FACTOID # 27: If you're itching to live in a trailer park, hitch up your home and head to South Carolina, where a whopping 18% of residences are mobile homes.
 
 Home   Encyclopedia   Statistics   States A-Z   Flags   Maps   FAQ   About 
 
WHAT'S NEW
 

SEARCH ALL

FACTS & STATISTICS    Advanced view

Search encyclopedia, statistics and forums:

 

 

(* = Graphable)

 

 


Encyclopedia > Ronald Searle
Modern Classics reissue of Ronald Searle's St Trinian's drawings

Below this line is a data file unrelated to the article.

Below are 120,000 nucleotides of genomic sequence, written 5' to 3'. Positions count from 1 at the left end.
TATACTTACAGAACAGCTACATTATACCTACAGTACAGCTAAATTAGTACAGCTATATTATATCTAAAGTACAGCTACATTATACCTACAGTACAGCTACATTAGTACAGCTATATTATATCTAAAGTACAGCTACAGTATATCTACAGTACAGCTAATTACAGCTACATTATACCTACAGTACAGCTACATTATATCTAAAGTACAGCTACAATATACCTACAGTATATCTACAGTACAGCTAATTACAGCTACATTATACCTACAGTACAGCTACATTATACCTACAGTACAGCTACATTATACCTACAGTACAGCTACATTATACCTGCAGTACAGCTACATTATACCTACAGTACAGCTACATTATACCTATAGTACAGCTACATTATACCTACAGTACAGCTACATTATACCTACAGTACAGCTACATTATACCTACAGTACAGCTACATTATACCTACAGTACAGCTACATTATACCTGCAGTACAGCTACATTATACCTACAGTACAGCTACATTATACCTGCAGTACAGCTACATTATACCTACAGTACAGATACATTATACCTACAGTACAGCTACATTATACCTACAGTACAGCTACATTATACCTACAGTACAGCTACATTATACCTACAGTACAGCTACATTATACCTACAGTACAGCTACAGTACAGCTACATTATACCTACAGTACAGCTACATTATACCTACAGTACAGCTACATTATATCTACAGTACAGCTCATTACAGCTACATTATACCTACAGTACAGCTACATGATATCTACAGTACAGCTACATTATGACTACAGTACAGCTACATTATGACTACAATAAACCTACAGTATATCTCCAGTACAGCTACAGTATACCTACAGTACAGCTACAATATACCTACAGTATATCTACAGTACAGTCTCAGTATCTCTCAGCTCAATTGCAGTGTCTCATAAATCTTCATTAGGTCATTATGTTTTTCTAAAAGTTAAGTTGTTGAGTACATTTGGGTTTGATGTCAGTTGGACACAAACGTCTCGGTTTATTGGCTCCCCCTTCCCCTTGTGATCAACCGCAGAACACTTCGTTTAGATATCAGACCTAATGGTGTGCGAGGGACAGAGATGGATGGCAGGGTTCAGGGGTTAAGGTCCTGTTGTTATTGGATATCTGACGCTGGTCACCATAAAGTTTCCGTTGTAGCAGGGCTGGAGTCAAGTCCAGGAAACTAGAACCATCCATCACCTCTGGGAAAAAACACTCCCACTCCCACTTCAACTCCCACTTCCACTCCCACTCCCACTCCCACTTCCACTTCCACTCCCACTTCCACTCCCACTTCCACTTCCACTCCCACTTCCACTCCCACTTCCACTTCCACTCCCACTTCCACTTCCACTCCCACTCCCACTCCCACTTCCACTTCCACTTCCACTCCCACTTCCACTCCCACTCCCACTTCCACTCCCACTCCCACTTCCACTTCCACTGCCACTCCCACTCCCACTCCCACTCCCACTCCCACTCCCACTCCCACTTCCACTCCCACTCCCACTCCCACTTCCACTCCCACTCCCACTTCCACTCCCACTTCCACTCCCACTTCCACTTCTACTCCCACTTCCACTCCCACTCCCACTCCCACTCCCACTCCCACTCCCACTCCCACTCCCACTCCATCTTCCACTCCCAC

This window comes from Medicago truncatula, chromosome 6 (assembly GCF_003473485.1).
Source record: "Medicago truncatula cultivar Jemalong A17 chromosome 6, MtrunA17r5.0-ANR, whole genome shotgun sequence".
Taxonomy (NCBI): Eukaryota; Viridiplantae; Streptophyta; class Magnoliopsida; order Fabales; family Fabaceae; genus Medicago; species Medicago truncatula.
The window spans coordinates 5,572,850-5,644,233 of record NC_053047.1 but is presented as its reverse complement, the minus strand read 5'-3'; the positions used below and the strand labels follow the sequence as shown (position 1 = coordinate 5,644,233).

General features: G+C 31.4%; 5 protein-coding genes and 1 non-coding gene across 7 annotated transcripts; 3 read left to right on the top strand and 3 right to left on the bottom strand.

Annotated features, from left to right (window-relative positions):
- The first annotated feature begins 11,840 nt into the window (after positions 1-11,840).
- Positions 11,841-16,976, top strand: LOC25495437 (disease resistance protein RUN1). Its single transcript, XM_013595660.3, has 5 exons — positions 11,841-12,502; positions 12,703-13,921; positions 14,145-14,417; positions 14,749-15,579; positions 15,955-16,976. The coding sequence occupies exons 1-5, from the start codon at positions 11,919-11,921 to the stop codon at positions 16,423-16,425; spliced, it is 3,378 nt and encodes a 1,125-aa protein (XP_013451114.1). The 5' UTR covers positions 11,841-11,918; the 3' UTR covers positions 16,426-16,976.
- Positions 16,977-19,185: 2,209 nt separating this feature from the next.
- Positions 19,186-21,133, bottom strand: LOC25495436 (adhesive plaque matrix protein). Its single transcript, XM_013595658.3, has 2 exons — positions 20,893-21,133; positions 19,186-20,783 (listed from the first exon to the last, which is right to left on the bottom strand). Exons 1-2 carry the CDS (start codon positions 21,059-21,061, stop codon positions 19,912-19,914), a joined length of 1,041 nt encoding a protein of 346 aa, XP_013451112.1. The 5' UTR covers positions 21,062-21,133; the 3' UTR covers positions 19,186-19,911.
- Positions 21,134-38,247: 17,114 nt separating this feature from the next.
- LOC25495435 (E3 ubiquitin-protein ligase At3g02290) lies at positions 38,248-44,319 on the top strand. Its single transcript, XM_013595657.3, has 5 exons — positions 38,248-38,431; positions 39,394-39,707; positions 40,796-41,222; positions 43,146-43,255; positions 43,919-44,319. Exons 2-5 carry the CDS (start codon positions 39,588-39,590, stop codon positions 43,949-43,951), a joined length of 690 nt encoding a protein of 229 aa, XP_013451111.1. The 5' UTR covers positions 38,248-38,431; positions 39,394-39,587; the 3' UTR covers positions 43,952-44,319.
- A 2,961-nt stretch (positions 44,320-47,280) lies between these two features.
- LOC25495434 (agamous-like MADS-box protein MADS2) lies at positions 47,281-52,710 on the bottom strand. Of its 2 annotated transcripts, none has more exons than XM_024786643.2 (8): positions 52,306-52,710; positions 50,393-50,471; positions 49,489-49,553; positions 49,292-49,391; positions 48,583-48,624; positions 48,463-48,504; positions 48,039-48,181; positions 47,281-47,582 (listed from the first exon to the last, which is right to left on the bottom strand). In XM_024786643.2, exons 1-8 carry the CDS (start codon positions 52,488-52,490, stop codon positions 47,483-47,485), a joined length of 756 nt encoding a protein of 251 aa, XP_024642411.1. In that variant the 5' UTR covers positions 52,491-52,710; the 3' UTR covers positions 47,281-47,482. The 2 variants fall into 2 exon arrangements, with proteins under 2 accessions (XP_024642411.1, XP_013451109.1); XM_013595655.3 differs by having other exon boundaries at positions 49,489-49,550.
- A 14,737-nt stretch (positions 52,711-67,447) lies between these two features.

Ronald William Fordham Searle C.B.E.(born March 3, 1920) is an English artist and cartoonist. Searle trained at Cambridge College of Arts and Technology, currently known as Anglia Ruskin University. He is the creator of, among other things, St Trinian's School- subject of several books and five full-length films - and co-author (with Geoffrey Willans) of the Molesworth tetralogy. Image File history File links No higher resolution available. ... Image File history File links No higher resolution available. ... St Trinians is a fictional girls school created by Ronald Searle, a British cartoonist. ... is the 62nd day of the year (63rd in leap years) in the Gregorian calendar. ... Year 1920 (MCMXX) was a leap year starting on Thursday (link will display 1920) of the Gregorian calendar. ... For other uses, see England (disambiguation). ... Cartoonist Jack Elrod at work. ... Anglia Ruskin University, formerly Anglia Polytechnic, is a university in England, with campuses in Cambridge and Chelmsford. ... St Trinians is a fictional girls school created by Ronald Searle, a British cartoonist. ... Geoffrey Willans [1911-1958] a British author and journalist, is best known as the co-creator, with the illustrator Ronald Searle, of Nigel Molesworth, the curse of st custards. Molesworth first appeared in Punch in the 1940s and was the chief protagonist and narrator of four books, beginning with... Nigel Molesworth is the supposed author of a series of books actually written by Geoffrey Willans, with cartoons by Ronald Searle. ... A tetralogy is a compound work that is made up of four (numerical prefix tetra-) distinct works. ...